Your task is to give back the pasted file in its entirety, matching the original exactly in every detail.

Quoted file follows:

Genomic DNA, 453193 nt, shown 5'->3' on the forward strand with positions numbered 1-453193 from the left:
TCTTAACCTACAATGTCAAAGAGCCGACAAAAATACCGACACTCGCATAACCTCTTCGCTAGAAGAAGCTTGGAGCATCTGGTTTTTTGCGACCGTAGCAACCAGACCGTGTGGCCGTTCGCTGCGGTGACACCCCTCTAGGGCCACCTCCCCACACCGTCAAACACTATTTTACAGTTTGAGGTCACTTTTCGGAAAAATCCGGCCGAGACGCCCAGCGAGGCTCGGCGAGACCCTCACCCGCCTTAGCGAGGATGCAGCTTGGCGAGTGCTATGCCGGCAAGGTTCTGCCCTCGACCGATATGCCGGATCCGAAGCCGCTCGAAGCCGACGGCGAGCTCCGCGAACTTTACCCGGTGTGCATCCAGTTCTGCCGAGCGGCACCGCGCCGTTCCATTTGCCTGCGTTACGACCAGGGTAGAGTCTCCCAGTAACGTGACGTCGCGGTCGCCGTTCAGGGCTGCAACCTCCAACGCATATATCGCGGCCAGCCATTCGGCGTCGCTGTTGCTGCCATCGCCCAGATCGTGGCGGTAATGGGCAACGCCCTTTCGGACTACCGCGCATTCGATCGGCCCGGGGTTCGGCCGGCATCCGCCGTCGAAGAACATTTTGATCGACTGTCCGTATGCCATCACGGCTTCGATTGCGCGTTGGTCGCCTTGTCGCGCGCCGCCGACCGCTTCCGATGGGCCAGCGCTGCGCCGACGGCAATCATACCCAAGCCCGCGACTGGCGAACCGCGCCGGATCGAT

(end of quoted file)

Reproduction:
Genomic DNA, 453193 nt, shown 5'->3' on the forward strand with positions numbered 1-453193 from the left:
TCTTAACCTACAATGTCAAAGAGCCGACAAAAATACCGACACTCGCATAACCTCTTCGCTAGAAGAAGCTTGGAGCATCTGGTTTTTTGCGACCGTAGCAACCAGACCGTGTGGCCGTTCGCTGCGGTGACACCCCTCTAGGGCCACCTCCCCACACCGTCAAACACTATTTTACAGTTTGAGGTCACTTTTCGGAAAAATCCGGCCGAGACGCCCAGCGAGGCTCGGCGAGACCCTCACCCGCCTTAGCGAGGATGCAGCTTGGCGAGTGCTATGCCGGCAAGGTTCTGCCCTCGACCGATATGCCGGATCCGAAGCCGCTCGAAGCCGACGGCGAGCTCCGCGAACTTTACCCGGTGTGCATCCAGTTCTGCCGAGCGGCACCGCGCCGTTCCATTTGCCTGCGTTACGACCAGGGTAGAGTCTCCCAGTAACGTGACGTCGCGGTCGCCGTTCAGGGCTGCAACCTCCAACGCATATATCGCGGCCAGCCATTCGGCGTCGCTGTTGCTGCCATCGCCCAGATCGTGGCGGTAATGGGCAACGCCCTTTCGGACTACCGCGCATTCGATCGGCCCGGGGTTCGGCCGGCATCCGCCGTCGAAGAACATTTTGATCGACTGTCCGTATGCCATCACGGCTTCGATTGCGCGTTGGTCGCCTTGTCGCGCGCCGCCGACCGCTTCCGATGGGCCAGCGCTGCGCCGACGGCAATCATACCCAAGCCCGCGACTGGCGAACCGCGCCGGATCGAT